Art. XIX.—Chips from an Ancient Maori Workshop.
[Read before the Auckland Institute, 4th August, 1902.]
Plates LI. and LII.
On the shores of Tauranga Harbour, near Katikati, there used to be a long sandy ridge about 40 ft. above sea-level, covered with such plants as love the seaside. This place was known by the name of Waiorooro (the waters of grinding or rubbing). Struck by the singular inappropriateness of this name, I once asked the late chief Hori Tupaea the reason why it was so called. He said the name had come down from prehistoric times; that it had been the home in bygone ages of a numerous tribe, now long forgotten—the Ngamarama.
About ten years ago, owing to the destruction of the vegetation by fire and the trampling of stock, the sandhill began to move seawards before the fierce and prevailing westerly winds, leaving, in a short time, the original surface of clayey soil, and forming a level sort of plateau some chains wide and perhaps 150 yards long, and disclosing the site of an ancient village with numerous middens and workshops. Around the latter cartloads of obsidian, chert, and different kinds of stone knives and flakes could be seen. Heaps of even-sized round stones for net-sinkers and fishing-sinkers, and hundreds of bone implements made from whalebone, human bone, moa, albatros, and native-dog bones could be seen in every stage of manufacture. Barbed points for fish-hooks or bird-spears also strewed the surface. In fact, here were to be found specimens of almost every domestic article used by a primitive people. Here and there were stone platforms or pavements, consisting of flat stones neatly fitted together and set in some kind of cement, apparently made from ashes or burnt shell. These places were circular, about 6 ft. in diameter, and were probably used for roasting or drying food on. The corner posts (of totara) of many of the houses were still standing, but crumbled to brown dust on being touched. None of the huts appeared to have been more than 8 ft. wide and 10 ft. to 12 ft. long. Stone hammers were also very numerous, and so were stone axes, adzes, gouges, wedges, chisels, drill-points, & c. I gathered over two hundred perfect implements, while probably twice that number of broken ones I discarded. There were also several wooden weapons — paddles, spears, & c.—some showing signs of rough carving; but they fell to pieces on being touched, as did most of the bone articles—hooks, & c. — excepting the uhis or tattooing-adzes and beautiful little
sewing-needles, which, being made from the fine hard bone of the albatros-wing, are in perfect preservation. I also noticed a number of slabs of a kind of sandstone called “hoanga” by the natives, none of which, so far as I know, is to be found in the neighbourhood of Tauranga, and large smooth stones or anvils. The axes, adzes, & c., are also made from a hard kind of stone not found on the mainland, but probably obtained from Tuhua, or Mayor Island, which is just opposite and about fifteen miles off shore. A number of shafts made from bone, stone, or petrified wood were found. They are evidently the haft or stem of some kind of fish-hook, and probably the link is attached as shown in Plate LI., fig. 2.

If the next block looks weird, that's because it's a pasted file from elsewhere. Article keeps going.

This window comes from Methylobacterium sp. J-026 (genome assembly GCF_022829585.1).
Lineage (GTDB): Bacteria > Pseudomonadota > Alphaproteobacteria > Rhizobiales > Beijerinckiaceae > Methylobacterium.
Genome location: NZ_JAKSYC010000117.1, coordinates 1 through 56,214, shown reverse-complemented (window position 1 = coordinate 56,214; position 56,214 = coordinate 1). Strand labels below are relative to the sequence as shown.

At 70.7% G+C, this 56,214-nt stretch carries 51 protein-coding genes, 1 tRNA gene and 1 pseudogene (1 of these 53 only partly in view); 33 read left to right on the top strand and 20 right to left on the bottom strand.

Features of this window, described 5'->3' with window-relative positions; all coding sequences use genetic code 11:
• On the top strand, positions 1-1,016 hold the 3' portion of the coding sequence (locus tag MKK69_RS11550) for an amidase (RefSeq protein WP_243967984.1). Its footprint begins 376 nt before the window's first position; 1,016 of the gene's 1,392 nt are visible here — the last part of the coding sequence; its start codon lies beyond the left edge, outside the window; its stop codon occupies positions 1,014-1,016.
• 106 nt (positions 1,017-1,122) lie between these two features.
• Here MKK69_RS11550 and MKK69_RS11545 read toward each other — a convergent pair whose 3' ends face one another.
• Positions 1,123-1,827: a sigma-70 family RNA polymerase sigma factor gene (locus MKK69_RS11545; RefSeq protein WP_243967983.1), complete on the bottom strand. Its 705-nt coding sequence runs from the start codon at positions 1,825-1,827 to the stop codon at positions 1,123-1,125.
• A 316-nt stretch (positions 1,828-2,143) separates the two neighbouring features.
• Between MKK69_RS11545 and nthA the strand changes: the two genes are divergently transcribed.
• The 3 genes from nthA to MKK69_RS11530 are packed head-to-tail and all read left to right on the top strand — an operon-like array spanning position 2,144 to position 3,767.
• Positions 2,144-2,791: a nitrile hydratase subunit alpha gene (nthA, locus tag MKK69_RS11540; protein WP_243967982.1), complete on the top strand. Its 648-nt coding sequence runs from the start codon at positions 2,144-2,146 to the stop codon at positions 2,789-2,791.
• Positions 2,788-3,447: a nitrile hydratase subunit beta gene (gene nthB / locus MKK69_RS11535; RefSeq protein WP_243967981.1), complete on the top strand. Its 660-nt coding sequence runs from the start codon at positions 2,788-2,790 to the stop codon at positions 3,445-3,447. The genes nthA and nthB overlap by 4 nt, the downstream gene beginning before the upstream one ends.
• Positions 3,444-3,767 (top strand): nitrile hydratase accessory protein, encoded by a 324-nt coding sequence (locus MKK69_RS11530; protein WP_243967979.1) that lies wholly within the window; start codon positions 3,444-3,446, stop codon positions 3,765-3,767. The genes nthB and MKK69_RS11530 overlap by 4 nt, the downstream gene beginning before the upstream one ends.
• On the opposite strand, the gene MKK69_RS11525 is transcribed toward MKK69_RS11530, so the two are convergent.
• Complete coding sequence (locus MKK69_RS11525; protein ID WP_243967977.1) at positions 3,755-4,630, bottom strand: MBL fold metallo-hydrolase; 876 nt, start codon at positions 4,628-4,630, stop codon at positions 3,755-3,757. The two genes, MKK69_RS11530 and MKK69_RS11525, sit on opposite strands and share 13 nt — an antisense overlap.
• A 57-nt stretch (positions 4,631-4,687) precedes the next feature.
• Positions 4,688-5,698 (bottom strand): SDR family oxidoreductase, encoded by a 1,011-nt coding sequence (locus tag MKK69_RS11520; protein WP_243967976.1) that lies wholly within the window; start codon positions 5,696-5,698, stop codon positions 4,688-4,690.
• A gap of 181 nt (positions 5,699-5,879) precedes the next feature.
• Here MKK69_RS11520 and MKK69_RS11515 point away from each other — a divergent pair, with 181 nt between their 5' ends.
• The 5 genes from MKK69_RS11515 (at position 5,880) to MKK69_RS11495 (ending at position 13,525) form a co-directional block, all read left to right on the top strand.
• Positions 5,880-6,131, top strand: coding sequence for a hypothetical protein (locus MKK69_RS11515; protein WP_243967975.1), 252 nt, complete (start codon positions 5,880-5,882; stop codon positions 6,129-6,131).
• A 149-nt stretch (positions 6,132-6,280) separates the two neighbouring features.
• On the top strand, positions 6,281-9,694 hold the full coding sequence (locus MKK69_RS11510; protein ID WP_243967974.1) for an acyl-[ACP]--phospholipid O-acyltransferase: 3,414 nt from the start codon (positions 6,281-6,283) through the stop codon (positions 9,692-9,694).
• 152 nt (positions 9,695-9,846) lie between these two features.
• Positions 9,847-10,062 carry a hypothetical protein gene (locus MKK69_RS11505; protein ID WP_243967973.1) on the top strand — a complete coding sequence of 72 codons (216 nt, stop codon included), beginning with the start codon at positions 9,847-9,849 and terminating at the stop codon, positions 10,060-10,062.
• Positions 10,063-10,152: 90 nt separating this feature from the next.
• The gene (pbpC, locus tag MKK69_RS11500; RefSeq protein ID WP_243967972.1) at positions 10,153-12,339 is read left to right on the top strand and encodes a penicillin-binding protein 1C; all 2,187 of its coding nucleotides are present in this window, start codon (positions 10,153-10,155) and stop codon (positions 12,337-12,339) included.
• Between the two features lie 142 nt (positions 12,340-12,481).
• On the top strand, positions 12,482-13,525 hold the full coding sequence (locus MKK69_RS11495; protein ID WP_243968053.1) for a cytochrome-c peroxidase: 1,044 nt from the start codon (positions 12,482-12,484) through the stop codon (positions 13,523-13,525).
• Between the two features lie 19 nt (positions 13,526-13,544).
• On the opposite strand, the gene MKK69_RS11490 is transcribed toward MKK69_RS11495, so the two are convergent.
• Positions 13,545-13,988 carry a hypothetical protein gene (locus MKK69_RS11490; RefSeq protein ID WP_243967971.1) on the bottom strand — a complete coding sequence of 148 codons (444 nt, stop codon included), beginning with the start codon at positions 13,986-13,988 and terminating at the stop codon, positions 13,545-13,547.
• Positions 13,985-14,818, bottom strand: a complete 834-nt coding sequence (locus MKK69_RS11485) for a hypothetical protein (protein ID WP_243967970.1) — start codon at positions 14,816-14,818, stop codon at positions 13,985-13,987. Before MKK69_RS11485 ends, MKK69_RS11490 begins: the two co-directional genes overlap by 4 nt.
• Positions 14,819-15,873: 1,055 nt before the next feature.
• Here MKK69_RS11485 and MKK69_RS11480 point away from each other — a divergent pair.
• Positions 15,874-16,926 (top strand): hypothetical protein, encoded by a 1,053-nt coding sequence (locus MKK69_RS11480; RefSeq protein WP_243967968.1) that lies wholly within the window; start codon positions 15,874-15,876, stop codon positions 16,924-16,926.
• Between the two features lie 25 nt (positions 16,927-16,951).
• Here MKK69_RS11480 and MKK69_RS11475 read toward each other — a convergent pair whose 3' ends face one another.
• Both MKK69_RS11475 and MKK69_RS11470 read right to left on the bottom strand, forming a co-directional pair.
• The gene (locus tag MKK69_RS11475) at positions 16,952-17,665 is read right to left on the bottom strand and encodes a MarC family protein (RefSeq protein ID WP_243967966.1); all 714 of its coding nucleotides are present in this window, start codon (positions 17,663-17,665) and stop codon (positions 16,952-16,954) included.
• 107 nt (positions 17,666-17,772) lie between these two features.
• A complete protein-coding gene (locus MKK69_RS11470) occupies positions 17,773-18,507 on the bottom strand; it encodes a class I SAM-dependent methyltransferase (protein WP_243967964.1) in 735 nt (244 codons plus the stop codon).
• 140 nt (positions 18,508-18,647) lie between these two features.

I found portions of two rare stone pendants or neck ornaments, something like the unique specimen deposited by Miss Morrison in the Auckland Museum. Some years ago I found one exactly similar near Cape Kidnappers, Hawke's Bay.
Only a few greenstone ornaments or greenstone chips were found, and they are probably of much later date. The manner in which the stone weapons are chipped out is really most artistic, and evidences great skill. The class of weapons are evidently the work of a people in a much lower stage of civilisation, and are not highly polished and like those used by the Hawaikians, or ancestors of the present Maoris. Many of the axes and adzes had been fitted with wooden handles, and even the binding of kiekie-roots lay in spirals round the wood and stone, but was quite perished, and the wood crumbled at the lightest touch.
Not the least interesting of my discoveries was finding the tiny model of an ancient pa tiwatawata, or palisaded fort, which had evidently been a plaything of the village children. It had been made by sticking three rows of totara splinters into the ground, forming the three lines of defence known as the Pekerangi, Kaikirikiri, and Kiri tangata. There were two gateways (waharoa), approached by long alleyways. The model was of this shape, and about 6 ft. by 4 ft.:—
It is evident that these villagers were a tribe of artisans who made weapons and domestic articles for trading purposes. While they were on a prolonged visit to some other place a gale of extraordinary severity must have overwhelmed their kainga, burying it 20 ft. or 30 ft. deep with drifting sand, and now, after a lapse of perhaps hundreds of years, it has been exposed to view. Since I last visited it the sand has again covered the larger portion of the village-site.
Explanation of Plates LI., LII.
Haft of fish-hook.
Fish, hook made of human bone.
Toothpick made of human bone.
sewing-needles made of albatross-bone.
Stone and shell fish-hooks.
Bone barbs for bird-spear.
Mother-of pearl ornaments.
Uhi, or tattooing-adzes.
Spoon made of mother-of-pearl.
Bone toggle for fastening tiki ornaments round the neck.
Curious stone ornament.
Portion of jaw of native dog, cut in two.
Moa-bone cut in two.
Portion of human thigh-bone cut in two.
Top end of handle, showing carving.
Poria, or ring for foot of pet kaka.